This strange condition makes you believe that people around you are impostors
Imagine waking up every day and not being sure whether the people you said goodnight to the evening before were the same ones you'd greet at the breakfast table that morning. Imagine tiptoeing around your own home, uncertain of who or what else could be inhabiting the rooms you thought belonged to your loved ones. Imagine, just for a second, looking at your housemates or your family or even your partner, and feeling - somewhere deep down in your gut - that they weren't the person they claimed to be, and instead were some impostor sent to infiltrate your life.
Though this may sound like some kind of Truman Show-ish sci-fi concept, it's actually a genuine medical condition known as Capgras Syndrome: a form of delusion which makes the sufferer believe that one or more people around them have been replaced by identical replicas.
And, horrifyingly, anyone can develop it.
Capgras Syndrome was first described in 1923 in a study by two French doctors: Joseph Capgras (after whom the disorder is named) and Jean Reboul-Lachaux. Their research was mainly based on one woman, known as "Madame M", who sincerely believed that everybody in her life - her friends, her family, her neighbors - had all been replaced by exact lookalikes. She even thought that her husband was an impostor, and claimed that he had been switched out for a doppelganger more than 80 times.
But Madame M was far from alone in her predicament. In fact, though the disorder is still extremely rare, it can actually affect anyone at any time (but it most frequently occurs in adult women), and it is believed that between 1.3 to 4.1 per cent of all psychiatric patients suffer from Capgras either as a standalone delusional disorder or as part of another illness.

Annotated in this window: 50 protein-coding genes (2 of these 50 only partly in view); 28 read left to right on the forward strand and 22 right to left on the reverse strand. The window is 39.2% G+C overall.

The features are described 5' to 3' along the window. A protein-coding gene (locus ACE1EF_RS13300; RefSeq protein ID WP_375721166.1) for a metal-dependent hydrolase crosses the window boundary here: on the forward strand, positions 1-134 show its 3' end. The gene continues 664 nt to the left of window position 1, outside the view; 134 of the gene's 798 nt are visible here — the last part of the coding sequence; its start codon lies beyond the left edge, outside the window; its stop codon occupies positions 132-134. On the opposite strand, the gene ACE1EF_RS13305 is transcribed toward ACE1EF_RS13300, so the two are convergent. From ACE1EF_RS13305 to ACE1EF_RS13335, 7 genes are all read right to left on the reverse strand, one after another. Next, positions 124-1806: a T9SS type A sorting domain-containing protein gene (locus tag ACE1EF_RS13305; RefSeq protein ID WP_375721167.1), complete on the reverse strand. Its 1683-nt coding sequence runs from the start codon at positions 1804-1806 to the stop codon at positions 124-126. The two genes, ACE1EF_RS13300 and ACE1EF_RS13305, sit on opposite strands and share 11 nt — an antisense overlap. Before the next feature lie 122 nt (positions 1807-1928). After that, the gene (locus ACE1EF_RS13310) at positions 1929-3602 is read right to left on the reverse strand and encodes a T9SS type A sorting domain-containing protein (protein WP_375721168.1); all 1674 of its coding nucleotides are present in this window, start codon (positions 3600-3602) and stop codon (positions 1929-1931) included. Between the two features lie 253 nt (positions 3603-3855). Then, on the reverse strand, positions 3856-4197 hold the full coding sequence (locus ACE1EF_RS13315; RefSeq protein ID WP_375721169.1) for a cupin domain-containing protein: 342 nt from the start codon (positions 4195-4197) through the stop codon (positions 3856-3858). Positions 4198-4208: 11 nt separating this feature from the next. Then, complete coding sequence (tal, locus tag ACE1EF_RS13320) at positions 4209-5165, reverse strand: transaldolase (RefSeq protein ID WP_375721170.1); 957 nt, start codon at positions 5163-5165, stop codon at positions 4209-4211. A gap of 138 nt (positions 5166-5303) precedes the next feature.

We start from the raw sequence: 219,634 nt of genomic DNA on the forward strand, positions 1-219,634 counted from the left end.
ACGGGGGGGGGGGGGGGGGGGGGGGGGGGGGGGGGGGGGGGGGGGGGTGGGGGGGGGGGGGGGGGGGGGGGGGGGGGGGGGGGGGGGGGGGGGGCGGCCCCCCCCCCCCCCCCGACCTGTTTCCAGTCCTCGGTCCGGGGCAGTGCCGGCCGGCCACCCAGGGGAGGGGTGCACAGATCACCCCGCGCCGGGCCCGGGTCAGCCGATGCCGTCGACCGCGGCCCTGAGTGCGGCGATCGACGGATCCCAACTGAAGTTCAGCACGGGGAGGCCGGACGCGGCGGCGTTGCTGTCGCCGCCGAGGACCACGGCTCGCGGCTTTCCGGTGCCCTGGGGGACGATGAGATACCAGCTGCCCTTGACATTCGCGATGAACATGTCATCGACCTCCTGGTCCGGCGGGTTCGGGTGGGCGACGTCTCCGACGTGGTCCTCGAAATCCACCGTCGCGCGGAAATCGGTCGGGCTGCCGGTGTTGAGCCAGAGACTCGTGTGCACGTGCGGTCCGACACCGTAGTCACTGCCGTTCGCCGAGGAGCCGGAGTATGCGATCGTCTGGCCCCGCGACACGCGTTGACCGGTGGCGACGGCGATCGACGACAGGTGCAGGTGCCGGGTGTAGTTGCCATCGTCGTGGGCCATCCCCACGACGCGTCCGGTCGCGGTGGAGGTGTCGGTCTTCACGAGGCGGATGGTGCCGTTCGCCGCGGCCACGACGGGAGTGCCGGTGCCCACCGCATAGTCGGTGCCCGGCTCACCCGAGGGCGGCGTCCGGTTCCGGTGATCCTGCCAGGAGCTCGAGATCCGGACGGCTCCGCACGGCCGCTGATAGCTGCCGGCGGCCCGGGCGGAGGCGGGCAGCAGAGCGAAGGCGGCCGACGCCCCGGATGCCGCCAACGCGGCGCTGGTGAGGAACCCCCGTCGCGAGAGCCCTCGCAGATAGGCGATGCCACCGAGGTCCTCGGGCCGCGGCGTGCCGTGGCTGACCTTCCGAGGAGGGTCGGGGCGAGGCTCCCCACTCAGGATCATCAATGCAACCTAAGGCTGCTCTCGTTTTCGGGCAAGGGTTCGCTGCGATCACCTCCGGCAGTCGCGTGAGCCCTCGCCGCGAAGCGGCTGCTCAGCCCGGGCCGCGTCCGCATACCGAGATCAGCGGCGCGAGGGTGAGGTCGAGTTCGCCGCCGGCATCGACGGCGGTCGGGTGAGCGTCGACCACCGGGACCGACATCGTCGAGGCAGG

So, how much exactly do we understand about this mysterious phenomenon?
Since its discovery, Capgras Syndrome has been investigated and reinvestigated time and time again, but nobody is quite sure what causes it to develop in some people.
Psychoanalysts originally believed it was a repressed Oedipus or Electra complex (which, if you're familiar with Freud, you'll recognize as being the names for men and women's supposed desires to sleep with their parents), but that theory was thrown out - along with basically all of Freud's other crazy, incestuous beliefs - decades ago. After that, people began to believe the disorder could be caused by repressed emotions; but more recent research suggests it may be a physical defect in the brain.
As it stands, it's most likely that the symptoms are caused by a combination of mental and physical factors.
No matter what causes it, though, the illness has proven to be deadly on a number of occasions, not necessarily for the sufferers, but for those whom Capras patients assume to be imposters.
In 2014, 32-year-old Jeremiah Wright from Louisiana was found to be insane after decapitating his seven-year-old son. The man claimed that he had done so because he was convinced his child had been replaced by a CPR dummy, and that he believed murdering the boy would be the only way to tell if he was correct.
Even after admitting to his actions, Wright was not found guilty of murder due to the fact that he always insisted (and, as far as anyone knows, continues to say) that the murder victim was not his real son. Instead, the 32-year-old was sent to a psychiatric facility to get help with his disorder.
Other similar reports in the past have noted that one man killed his father because he was convinced that he had been replaced by a robot, and another woman on a psychiatric ward killed a fellow patient because she believed that she (the other patient) was intent on getting rid of her daughter's impostor.
Most often, people who suffer from the disorder believe that it is a spouse or a close family member that has been replaced - but some individuals have the condition so severely that they believe buildings, countries, or even they themselves, have been replaced by an identical double.
As a symptom of the disorder is a complete lack of emotional connection for the accused imposter, those close to people with Capgras Syndrome can often be impacted just as harshly - if not worse - than the patient themselves.
Unfortunately, the only viable treatment right now is therapy, and that has varying success rates.